This nice image of Dirac cones (from this article), in a ($E,\vec k$ graph) will be an introduction for several questions, in the realm of topological insulators.

1) Does the Dirac cone appears only at the surface ?

2) Is the shape (the cone) important ?

3) The Dirac cone is gapless, so is it only stable by symmetry-protection ?

4) Suppose a Dirac cone is opened, then closed, then re-opened. In the open situation, there is a energy gap, so there is a possible non-trivial topology. So it is possible to change the topology in the open->close->open process ?

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I hope somebody will provide more details, but let me just give some quick answers. 1) Yes, since topological insulators (TI) are per definition gapped in the bulk. The existence of gapless boundary modes can be heuristically argued for as follows: phase transition between to different TI's can only happen if the bulk gap closes. If one put two different TI's next to each other, the gap must close on the boundary between them such that there can be a transition. – Heidar Jul 13 '13 at 11:34
2) Depends on with respect to what it should be important. As far as stability of the edge modes are concerned, that's not important. However the shape will be important for questions about the detailed dynamics for example. If one takes higher energy/momentum contributions into account in the boundary low-energy effective theory, then the Dirac equation will get non-relativistic corrections in general. This is also clear from your picture. See for example arxiv.org/abs/0908.1418. Eq. (4) contain the first correction to the dispersion and thus the change of shape of the Dirac cone. – Heidar Jul 13 '13 at 11:35
3) Yes, the gaplessness of the boundary mode is protected by a symmetry (as is the case for all TI's). 4) I am not sure I understand this question. – Heidar Jul 13 '13 at 11:36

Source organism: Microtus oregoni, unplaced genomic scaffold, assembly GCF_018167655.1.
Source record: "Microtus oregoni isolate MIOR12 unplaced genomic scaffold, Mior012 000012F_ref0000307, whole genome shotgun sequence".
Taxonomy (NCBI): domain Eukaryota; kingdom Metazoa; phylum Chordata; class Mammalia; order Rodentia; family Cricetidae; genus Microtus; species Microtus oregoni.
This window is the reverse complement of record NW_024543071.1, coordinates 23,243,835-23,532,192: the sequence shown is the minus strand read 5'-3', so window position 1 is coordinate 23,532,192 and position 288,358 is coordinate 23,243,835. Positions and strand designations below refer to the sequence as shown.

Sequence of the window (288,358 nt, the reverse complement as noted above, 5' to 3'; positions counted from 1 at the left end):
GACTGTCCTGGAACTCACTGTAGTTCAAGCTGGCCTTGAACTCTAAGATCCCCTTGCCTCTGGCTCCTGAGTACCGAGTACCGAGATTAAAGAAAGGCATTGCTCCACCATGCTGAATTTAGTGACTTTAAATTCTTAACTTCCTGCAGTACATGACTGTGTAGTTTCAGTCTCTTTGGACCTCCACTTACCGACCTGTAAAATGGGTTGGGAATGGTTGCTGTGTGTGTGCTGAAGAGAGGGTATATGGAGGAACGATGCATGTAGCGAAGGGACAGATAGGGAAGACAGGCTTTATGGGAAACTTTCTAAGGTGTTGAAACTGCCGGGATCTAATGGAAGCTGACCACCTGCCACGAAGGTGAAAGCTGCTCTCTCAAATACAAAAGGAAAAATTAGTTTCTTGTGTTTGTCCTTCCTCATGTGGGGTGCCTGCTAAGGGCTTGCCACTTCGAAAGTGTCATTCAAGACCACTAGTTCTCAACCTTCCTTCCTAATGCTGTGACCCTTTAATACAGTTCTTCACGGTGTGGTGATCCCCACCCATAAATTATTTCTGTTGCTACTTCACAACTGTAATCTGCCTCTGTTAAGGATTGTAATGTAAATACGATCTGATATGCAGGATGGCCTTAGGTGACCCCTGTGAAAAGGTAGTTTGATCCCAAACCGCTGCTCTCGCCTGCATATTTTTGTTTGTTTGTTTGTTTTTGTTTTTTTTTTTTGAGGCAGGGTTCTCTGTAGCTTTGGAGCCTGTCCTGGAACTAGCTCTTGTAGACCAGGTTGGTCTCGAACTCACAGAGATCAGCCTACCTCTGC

Forewords: As Heidar remarked in the associated comments, my answers were not dedicated to the topological insulator situation. I'll try to correct myself in some edits I'll write [-> into brackets <-] and into answer-bis, but I let my answers about topological superconductors, since they may be helpful.

1) Dirac cone's on surface: Some emergent Dirac cones appears in the bulk of the $p$-wave chiral superconductor, see the book by Volovik for more details, available freely on his homepage at Aalto University. I'm not at ease with the notion of band structure on the surface. I have no idea what it means... That's just the closure of the gap which happens on the surface/edge for me. [-> Please see the Heidar comments for a clever discussion <-].

1-bis: the topological insulator situation. The topological insulator case is easier to discuss, since a bulk insulator has no closure of the gap by definition. Then, the Dirac-linear-closure can only happens at the edge. See also point 4 below, and the Heidar's comments about the Jackiw-Rebbi model below.

2) Shape of the cone: The shape, per se is not important. What you need is a linear dispersion relation with a crossing point. (NB: Without crossing, the dispersion corresponds to the Weyl fermion particles.) The cone structure is the simplest structure like this.